Boot camps are the result of the complete fragmentation of self, the misunderstanding of exercise and a genius marketing campaign built on making money off your confusion.
Okay, maybe I have a little anger towards boot camps. Why, you may ask?
First, a “specific exercise program” is not something that should break you down. Instead, an exercise program should be well thought out and based on your daily life. It should include specific goals to work you through a full range of motion with thoughtfully chosen exercises that strengthen and stretch the entire body. The right exercise program will help your daily movement become better and more efficient because it is based on correct movement, posture and alignment.
Second, the fitness industry is flooded with “trainers” who don’t know how to create the right program for you because they basically only know what they experienced from their own high school sports careers. They need to make money and have bought into and marketed the “boot camp that is different, insane and only the toughest, most dedicated people can handle” because they don’t know any better.
Third, boot camps are based on the idea that you CAN out-exercise a bad diet. The more you kill yourself, the more you don’t have to watch what you eat. If I had a nickel for every time I heard “I did my boot camp today so I’m ok to eat this cheeseburger (or cookie)”, I’d be ridiculously wealthy.
Fourth, boot camps do the right exercises wrong and the really dumb exercises wrong too (burpees, anyone?).
Fifth, boot camps never address or train a base-level of strength, posture or alignment. Putting Mary, the stay-at-home mom who can’t sit, stand or walk correctly, or Phil, who sits behind a desk for eight hours a day, through complex moves and strenuous exercises like burpees, box jumps, overhead presses, deadlifts and bar squats is nothing short of insanity.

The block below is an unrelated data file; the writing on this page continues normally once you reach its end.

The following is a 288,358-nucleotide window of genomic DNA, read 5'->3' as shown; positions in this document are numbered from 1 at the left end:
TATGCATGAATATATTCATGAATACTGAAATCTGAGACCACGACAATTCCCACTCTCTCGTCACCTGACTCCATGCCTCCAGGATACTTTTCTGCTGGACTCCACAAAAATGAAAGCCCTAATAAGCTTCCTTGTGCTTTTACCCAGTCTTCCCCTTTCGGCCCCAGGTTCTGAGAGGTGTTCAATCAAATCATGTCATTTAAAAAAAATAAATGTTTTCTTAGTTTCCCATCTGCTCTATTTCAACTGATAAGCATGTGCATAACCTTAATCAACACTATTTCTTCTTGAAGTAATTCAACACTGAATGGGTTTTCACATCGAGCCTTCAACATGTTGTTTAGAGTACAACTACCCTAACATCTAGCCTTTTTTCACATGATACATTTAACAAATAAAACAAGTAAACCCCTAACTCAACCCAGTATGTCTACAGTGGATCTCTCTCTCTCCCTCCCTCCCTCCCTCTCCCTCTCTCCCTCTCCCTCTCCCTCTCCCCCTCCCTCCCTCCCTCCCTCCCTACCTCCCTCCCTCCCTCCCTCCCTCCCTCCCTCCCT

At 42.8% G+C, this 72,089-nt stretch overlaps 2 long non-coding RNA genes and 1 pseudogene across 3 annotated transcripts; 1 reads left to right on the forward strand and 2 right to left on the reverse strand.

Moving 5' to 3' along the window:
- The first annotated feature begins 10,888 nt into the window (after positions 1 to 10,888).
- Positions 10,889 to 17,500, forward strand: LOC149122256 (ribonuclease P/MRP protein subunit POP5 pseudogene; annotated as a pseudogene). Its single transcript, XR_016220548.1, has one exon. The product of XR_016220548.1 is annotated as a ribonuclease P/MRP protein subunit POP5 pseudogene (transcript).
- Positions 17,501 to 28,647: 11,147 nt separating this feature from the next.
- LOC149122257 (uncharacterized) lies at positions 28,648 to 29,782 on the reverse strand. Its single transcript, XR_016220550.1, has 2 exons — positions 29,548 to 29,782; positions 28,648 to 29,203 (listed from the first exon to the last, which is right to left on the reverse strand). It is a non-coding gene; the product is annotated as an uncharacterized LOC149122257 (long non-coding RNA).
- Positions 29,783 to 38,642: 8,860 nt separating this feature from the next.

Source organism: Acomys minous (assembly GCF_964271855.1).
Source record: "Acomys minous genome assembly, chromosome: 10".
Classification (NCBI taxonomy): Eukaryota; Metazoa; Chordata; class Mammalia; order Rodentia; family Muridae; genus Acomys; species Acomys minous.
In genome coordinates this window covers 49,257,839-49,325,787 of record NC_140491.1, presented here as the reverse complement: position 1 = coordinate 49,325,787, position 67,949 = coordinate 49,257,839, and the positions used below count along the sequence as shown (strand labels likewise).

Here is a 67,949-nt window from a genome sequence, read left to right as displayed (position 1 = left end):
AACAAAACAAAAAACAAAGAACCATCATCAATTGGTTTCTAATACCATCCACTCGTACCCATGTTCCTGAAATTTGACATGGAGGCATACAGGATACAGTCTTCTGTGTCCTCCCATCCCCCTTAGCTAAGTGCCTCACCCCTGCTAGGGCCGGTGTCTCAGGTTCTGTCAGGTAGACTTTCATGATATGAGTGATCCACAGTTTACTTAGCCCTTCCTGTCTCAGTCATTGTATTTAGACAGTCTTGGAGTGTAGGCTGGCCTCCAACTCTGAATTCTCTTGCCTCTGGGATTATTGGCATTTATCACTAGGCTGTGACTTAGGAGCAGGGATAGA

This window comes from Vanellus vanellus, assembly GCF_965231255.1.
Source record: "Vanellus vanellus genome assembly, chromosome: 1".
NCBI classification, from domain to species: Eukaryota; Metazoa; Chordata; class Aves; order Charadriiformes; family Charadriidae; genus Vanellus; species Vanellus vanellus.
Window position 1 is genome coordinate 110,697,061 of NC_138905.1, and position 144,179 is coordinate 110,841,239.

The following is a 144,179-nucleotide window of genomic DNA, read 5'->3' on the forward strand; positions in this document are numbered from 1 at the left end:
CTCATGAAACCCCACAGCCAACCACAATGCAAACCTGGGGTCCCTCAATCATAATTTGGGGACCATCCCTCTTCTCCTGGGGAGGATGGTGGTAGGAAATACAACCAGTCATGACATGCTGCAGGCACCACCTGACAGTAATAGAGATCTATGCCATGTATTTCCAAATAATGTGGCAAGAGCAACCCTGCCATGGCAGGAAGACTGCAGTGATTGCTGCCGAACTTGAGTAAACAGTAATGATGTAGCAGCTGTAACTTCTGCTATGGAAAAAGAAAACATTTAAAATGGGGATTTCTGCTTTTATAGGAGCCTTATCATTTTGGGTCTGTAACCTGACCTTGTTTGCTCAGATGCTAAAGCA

Sixth, boot camps breed an atmosphere and mentality that is all about “killing yourself.” Who cares if your form sucks during a 1,000-bicep-curl challenge or if your knee or back is compromised in your max-out deadlift competition? In this atmosphere, your body should hurt because pain is no longer a signal that something is wrong. Instead, pain means the exercise is working. In reality, it isn’t.
Seventh, boot camps don’t teach you how to take care of your body. How could you learn to listen to your body and understand how it works when boot camps aren’t concerned with those things? How can you tell if you’re learning to not only do an exercise with proper breathing, posture and alignment, but do that exercise more efficiently, if you have a different routine every day? Bootcamps are about muscle confusion (which is not a real thing) and mental confusion to keep you believing that tire flips and burpees are a good and necessary part of a daily workout routine.
Exercise should never be something that sets you up for injury. Proper and correctly done exercises should be something both you and your trainer understand. Boot camps are not how you are designed to exercise and should never be part of a daily, weekly or monthly exercise routine. The VIVE Workout, on the other hand, should be part of your daily life because it is a base-level workout that builds a solid foundation of strength and flexibility to correct posture, alignment and incorrect movement. VIVE workout builds you up to walk, sit, stand, jump and run the way you were designed to look and feel your best.